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Dog park site approved by Planning Commission

By: Thomas Franz | Macomb Township Chronicle | Published April 20, 2016

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MACOMB TOWNSHIP — Several Macomb Township residents have voiced their concerns about a proposed dog park that would be located on the south side of 21 Mile Road and a half-mile west of Romeo Plank, behind Macomb Township Fire Station No. 2.

Discussions for the park have been ongoing for several years, but due to the recent construction of a bypass lane on 21 Mile Road near the entrance of where the park would be, plans have heated up with construction scheduled to begin  on the park this summer.

The park was the highlight of a township Planning Commission meeting April 5, when commission members discussed whether or not to grant site plan approval for the park.

Several residents who live on nearby Fox Run Drive and would be affected by the park raised their concerns about the project.

“Our biggest concerns are privacy, noise, odor, and what about our property values? We’re not very happy about that either,” said resident Joanne Gough, who presented Parks and Recreation Director Sal DiCaro with a petition with 80 signatures of residents who disapprove of the park.

DiCaro said the park would have a green belt of 84 feet from the park’s fence line to nearby property lines.

The park is estimated to be 1.37 acres in size and would feature separate areas for small dogs and big dogs.

Wayne Oehmke, who lives on 21 Mile Road near the fire station, said the park is another example of growth taking away from privacy in the township.

“The dog park is just another thing that takes away from those things that are so hard to find in our township: open space, privacy and quality of life,” Oehmke said. “We have crime and huge traffic concerns. One has to take their own life into their hands to get onto 21 Mile, and there’s virtually no privacy, which one used to take for granted.”

A key concern for Oehmke, the president of the Sterling Heights Regional Chamber and Industry of Commerce, is noise remedies.

“If you contact your vet and ask them, a dog will bark more on a leash trying to get to other dogs,” DiCaro said in response to Oehmke’s question. “You’re supposed to unleash your dog when you get into the dog park. Comparing it to other communities, no one has problems with those kind of things. I can understand the concerns of the neighbors adjacent to it, but if you contact Grosse Pointe, those same concerns were presented and they’re not a concern anymore.”

To bring a dog into the park, a resident would have to ensure that their dog is up to date on all vaccinations in order to receive a key to enter the park’s gates, DiCaro added. As it relates to odor, DiCaro said bags would be available for residents to use in the park, and maintenance staff would also clean the grounds.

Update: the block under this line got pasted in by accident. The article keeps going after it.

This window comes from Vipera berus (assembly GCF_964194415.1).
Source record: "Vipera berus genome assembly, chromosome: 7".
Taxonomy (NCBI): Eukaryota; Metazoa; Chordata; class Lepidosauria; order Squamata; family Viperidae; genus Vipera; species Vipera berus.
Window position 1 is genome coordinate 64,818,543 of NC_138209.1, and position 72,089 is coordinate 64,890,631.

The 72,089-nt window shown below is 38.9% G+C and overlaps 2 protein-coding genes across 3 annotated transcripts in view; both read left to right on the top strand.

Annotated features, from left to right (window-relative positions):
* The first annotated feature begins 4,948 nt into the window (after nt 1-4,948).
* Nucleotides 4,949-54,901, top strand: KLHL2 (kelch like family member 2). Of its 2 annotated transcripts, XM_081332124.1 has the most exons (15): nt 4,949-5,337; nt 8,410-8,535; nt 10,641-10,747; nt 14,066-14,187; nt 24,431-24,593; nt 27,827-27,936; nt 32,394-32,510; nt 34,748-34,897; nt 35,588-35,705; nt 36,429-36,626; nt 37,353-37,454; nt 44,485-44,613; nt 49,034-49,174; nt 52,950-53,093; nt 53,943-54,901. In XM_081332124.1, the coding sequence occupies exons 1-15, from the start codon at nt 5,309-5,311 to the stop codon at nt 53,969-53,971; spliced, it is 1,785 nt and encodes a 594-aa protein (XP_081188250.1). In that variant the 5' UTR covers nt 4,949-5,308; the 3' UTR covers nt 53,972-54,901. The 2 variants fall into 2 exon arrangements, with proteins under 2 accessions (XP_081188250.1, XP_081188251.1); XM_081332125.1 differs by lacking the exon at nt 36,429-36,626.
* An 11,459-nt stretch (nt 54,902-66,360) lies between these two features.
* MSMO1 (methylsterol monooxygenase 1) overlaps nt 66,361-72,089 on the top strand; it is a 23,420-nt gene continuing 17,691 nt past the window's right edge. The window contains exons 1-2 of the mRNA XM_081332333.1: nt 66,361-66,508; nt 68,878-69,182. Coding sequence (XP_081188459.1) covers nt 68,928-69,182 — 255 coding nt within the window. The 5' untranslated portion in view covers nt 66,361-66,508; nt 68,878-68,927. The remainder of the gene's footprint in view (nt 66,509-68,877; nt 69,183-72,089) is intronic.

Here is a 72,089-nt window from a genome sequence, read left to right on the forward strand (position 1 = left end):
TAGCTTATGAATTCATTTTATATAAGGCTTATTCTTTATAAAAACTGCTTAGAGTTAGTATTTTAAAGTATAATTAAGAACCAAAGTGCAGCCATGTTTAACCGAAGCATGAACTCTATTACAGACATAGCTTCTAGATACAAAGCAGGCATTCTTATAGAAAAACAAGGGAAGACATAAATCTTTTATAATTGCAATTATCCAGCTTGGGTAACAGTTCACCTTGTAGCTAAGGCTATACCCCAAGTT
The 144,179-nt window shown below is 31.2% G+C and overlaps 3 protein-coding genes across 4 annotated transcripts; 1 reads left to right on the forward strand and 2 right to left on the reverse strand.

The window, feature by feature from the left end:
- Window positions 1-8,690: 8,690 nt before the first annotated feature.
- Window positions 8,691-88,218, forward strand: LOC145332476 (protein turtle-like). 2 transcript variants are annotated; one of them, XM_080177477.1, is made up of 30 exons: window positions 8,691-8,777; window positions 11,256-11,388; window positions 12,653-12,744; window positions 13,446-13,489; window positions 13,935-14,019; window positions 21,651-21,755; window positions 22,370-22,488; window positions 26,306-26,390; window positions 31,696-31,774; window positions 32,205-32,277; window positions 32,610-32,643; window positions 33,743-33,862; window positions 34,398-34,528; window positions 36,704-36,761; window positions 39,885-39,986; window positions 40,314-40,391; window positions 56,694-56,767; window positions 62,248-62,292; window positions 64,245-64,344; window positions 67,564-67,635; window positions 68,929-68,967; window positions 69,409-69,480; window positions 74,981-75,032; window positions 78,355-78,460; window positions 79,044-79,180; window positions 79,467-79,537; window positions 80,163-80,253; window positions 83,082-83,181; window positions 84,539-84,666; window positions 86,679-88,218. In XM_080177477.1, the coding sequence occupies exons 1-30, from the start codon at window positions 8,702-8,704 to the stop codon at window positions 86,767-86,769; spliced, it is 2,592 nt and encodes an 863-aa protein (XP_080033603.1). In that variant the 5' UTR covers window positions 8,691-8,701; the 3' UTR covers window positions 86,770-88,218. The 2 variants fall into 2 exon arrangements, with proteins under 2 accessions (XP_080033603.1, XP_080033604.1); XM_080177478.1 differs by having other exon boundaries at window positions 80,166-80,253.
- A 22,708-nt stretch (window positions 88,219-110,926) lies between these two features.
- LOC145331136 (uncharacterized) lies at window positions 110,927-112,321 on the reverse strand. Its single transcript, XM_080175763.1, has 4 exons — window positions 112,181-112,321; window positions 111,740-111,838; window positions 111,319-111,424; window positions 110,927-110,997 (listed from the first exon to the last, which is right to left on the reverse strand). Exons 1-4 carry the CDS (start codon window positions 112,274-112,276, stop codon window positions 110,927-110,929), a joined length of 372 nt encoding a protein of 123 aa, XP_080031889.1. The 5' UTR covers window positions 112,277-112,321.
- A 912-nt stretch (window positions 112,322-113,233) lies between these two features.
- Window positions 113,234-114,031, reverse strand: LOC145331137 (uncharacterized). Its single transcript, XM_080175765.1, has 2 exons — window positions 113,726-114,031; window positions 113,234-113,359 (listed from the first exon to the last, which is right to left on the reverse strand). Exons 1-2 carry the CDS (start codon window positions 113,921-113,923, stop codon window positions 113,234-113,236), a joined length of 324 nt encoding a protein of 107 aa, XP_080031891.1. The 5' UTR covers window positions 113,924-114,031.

The park would be open from 8 a.m. to dusk between April and November.

Chris Grzywna, a resident on Fox Run, asked how the location of the park was selected.

“That’s about the best parcel we own where there’s nothing else we could do with it, but as a couple of people have said, we get plenty of complaints that everything is out here (in the northern half of the township), and they want stuff on the south side of the township. We felt this would be a good remedy for that situation,” DiCaro said. “There are 92,000 people who live in this township, and I get plenty of phone calls who are for it.”

Other residents raised concerns about the park flooding, as well as wildlife such as foxes and coyotes causing a danger to dogs.

Kyle Langlois, a resident who lives in a neighborhood just north of Dakota High School, spoke in support of the park.

“This is an opportunity to spread parkland throughout the city and save congestion at our couple of parks, which are dynamite parks,” Langlois said. “It sounds like there are some reasonable accommodations which are willing to be made.”

A motion to approve the park’s site plan was approved unanimously by the Planning Commission. Approval is still required from the Macomb Township Board of Trustees before construction may formally begin.

“I knew there was going to be some opposition there,” DiCaro said. “We feel very confident that over time, they’ll be fine. If you call any of the other communities, they had some of the exact same fears, and it’s not going to be a huge issue — it really isn’t. I think the people who bring their dogs to a dog park are very conscientious of the other patrons who are there.”

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